Destined to change the technological status quo, the Internet of Things (IoT) was dubbed the “Next Industrial Revolution.” From smart cars to self-monitoring medical devices and smart glass-paned tables that manage an entire factory production floor at the touch of a finger, IoT is no longer the future. The COVID-19 pandemic has driven the growth of IoT in 2021. 2022 will likely continue to bring growth to IoT, allowing new possibilities to improve how we work and live.
Lockdowns and IoT Connectivity
During the early months of the pandemic, most of us were locked down in our homes. Shipping lanes that once filled the oceans with the sounds of diesel engines fell silent, and airports shut down while hotel lobbies gathered dust.
However, digital communications, led by Zoom and similar video conferencing platforms, considerably increased in usage and popularity. In fact, countries like the United States recorded a 100% upsurge in internet traffic. The role of 5G connectivity during the pandemic, or any kind of medical emergency for that matter, cannot be overstated.
For example, connected ambulances use IoT to equip medical staff with high-quality video calls so doctors and specialists at the hospital can attend to patients remotely, especially under social distancing measures.
Commercial IoT services, such as artificial intelligence-enabled remote patient monitoring and diagnoses stations, supported by 5G networks, allow anyone with a medical condition to report back to their local or central healthcare system without having to physically be present.
5G is allowing IoT to work more efficiently, linking the growth of 5G and IoT. In fact, JPMorgan expects that 2022 will be the year that 5G sees previously unmatched growth, which is due in no small part to the growing importance of commercial IoT.
The Hits and Misses of Digital Revolution In 2021
As we look back at 2021, we acknowledge that IoT stayed true to its purpose, delivering all the benefits it was expected to bring. From cost reductions that can reach up to 90 percent to speedy operations, better time management to data monitoring and automation and control, IoT helped to keep the world moving forward.
However, new technology tends to come at a cost. The introduction of new cellular endpoints, through cellular IoT devices, has meant increased vulnerability. As organizations are fast to adopt cellular IoT, cellular cybersecurity is working hard to catch up.
The introduction of cellular IoT monitoring solutions can help corporations empower employees to perform their jobs remotely. However, it can also introduce new endpoints that attackers can target.
Early in 2021, hackers tried to poison the Florida water supply. The attackers gained access to control and distribution systems and, if gone unnoticed, would have poisoned the entire system. As fortunate as it was to have the attack caught early, it’s a sobering reminder of the importance of securing IoT.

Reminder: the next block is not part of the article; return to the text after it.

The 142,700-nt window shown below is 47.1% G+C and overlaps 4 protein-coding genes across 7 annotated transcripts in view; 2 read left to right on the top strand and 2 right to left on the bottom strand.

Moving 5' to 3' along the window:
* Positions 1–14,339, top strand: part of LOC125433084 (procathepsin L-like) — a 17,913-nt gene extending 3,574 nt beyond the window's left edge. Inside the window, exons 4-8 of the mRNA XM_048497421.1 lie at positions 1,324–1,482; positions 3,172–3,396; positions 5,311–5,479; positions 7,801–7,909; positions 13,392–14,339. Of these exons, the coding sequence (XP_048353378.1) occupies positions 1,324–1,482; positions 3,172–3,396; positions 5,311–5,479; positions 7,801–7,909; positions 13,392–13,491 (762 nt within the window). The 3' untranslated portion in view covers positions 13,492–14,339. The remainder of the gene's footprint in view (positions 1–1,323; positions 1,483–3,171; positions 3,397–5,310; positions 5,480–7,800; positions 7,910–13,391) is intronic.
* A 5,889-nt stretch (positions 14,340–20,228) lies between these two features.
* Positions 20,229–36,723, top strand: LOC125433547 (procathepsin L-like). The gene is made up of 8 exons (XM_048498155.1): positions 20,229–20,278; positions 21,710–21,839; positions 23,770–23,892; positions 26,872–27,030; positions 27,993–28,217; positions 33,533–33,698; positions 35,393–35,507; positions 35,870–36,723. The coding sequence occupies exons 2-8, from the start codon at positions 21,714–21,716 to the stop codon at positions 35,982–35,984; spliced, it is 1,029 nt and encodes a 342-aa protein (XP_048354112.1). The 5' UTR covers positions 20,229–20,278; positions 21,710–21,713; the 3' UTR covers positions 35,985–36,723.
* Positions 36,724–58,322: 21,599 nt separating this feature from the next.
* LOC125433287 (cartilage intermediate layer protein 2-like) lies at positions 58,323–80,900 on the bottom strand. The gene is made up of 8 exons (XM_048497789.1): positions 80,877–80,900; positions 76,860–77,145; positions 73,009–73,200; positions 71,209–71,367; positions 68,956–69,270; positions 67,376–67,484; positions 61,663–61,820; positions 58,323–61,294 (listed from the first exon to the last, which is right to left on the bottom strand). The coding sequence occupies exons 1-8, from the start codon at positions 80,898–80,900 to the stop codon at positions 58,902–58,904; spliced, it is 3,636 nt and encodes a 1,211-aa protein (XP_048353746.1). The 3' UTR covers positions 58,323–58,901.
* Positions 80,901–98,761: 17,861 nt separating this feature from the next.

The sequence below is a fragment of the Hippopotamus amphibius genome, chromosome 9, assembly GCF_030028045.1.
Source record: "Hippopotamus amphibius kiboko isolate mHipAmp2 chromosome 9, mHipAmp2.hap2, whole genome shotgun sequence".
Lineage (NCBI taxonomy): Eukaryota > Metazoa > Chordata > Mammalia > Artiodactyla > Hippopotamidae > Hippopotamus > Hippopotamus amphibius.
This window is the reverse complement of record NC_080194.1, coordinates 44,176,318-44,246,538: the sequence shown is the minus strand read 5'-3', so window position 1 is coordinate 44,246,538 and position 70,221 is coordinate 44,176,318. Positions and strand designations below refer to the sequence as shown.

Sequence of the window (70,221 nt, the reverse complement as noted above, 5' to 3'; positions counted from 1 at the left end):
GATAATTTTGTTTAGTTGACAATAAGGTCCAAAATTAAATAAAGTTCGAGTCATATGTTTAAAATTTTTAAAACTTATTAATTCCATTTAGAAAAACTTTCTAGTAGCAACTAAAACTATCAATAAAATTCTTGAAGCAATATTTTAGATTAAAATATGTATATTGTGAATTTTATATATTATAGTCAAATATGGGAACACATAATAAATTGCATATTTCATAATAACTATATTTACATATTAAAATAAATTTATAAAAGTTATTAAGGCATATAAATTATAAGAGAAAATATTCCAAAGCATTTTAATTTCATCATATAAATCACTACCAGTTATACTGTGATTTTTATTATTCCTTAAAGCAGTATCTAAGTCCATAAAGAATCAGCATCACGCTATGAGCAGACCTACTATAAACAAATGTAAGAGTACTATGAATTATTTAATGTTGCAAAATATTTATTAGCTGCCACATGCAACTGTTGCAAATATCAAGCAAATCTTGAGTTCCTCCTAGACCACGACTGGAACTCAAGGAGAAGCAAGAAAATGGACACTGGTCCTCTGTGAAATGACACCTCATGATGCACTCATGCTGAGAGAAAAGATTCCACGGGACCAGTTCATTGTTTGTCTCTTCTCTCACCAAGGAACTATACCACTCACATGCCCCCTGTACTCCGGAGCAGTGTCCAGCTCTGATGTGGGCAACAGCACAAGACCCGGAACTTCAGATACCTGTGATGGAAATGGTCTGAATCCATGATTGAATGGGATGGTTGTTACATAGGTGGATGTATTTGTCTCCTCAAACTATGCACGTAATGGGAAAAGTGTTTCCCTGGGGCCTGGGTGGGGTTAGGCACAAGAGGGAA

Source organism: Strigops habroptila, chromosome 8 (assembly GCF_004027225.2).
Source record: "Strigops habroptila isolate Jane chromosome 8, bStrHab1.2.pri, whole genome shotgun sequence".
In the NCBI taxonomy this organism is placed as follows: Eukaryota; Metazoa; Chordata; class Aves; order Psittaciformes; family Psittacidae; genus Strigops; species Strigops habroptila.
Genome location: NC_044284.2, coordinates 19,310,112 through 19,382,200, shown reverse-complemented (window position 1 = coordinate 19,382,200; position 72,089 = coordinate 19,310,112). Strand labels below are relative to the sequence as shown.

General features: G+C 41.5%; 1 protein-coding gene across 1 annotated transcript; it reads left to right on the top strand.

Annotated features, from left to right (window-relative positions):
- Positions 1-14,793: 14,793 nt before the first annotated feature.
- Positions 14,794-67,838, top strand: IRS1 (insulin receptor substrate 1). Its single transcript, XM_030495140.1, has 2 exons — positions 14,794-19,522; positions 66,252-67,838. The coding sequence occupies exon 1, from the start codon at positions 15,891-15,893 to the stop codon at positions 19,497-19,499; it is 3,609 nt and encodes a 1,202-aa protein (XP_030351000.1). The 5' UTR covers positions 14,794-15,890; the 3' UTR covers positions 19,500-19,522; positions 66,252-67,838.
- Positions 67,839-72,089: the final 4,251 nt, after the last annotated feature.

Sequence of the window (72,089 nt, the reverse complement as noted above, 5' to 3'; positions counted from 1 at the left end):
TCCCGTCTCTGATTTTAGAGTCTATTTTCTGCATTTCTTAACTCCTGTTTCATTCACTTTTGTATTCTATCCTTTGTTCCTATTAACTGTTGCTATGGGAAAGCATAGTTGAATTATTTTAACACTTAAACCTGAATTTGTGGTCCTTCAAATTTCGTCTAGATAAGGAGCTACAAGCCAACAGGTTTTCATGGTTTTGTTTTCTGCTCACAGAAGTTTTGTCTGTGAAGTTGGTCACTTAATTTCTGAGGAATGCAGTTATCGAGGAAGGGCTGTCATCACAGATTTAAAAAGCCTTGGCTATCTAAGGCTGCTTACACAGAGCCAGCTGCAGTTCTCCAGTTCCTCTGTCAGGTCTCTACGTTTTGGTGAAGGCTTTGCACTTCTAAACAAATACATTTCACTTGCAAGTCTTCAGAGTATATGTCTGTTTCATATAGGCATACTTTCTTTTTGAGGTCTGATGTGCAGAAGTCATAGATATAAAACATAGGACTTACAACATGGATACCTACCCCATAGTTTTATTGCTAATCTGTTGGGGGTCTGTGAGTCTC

2022 IoT Forecast
COVID-19 lockdowns will, one day, be a page in the history books. However, some of the pandemic’s implications are permanent. Remote work is more than likely here to stay. Tech companies have been at the forefront of this change and are well-positioned for it. However, traditional industries, which until now required employees to work on-premise and interact with other workers, machinery, and vehicles in person, are increasingly realizing that 5G-powered cellular IoT devices can accelerate their digital transformation to the post-COVID-19 world.
Using cellular IoT technology, governments and large enterprises can finally cross the Rubicon from requiring on-premise work to enabling remote work productively and safely. For example, a cellular IoT-powered sensor can allow power plant staff to respond to and troubleshoot issues from halfway around the world. Then, they can dispatch crews. This all increases cost and time efficiency by detecting the causes of problems early.
Before we celebrate a bright shining future, we need to remind ourselves that the hyper-connectivity of critical infrastructure and high-value assets is calling criminals to initiate attacks that create physical harm.
The same government organizations and large enterprises that will be increasingly quick to adopt cellular IoT technology in 2022 should also be as quick, if not faster, to adopt security solutions to protect their employees and consumers from malicious cyberattacks.
2022 will be the year of cellular IoT. This innovative technology can truly revolutionize the way healthcare, transportation, manufacturing, governments, and more operate. The pandemic has made these industries poised for transformation. Therefore, we can very reasonably expect this to happen in 2022.
However, cyberattacks against critical infrastructure will attempt to dampen this transformative celebration. Comprehensive cellular security is critical to ensure cellular IoT’s digital transformation does not stop for any would-be attacker.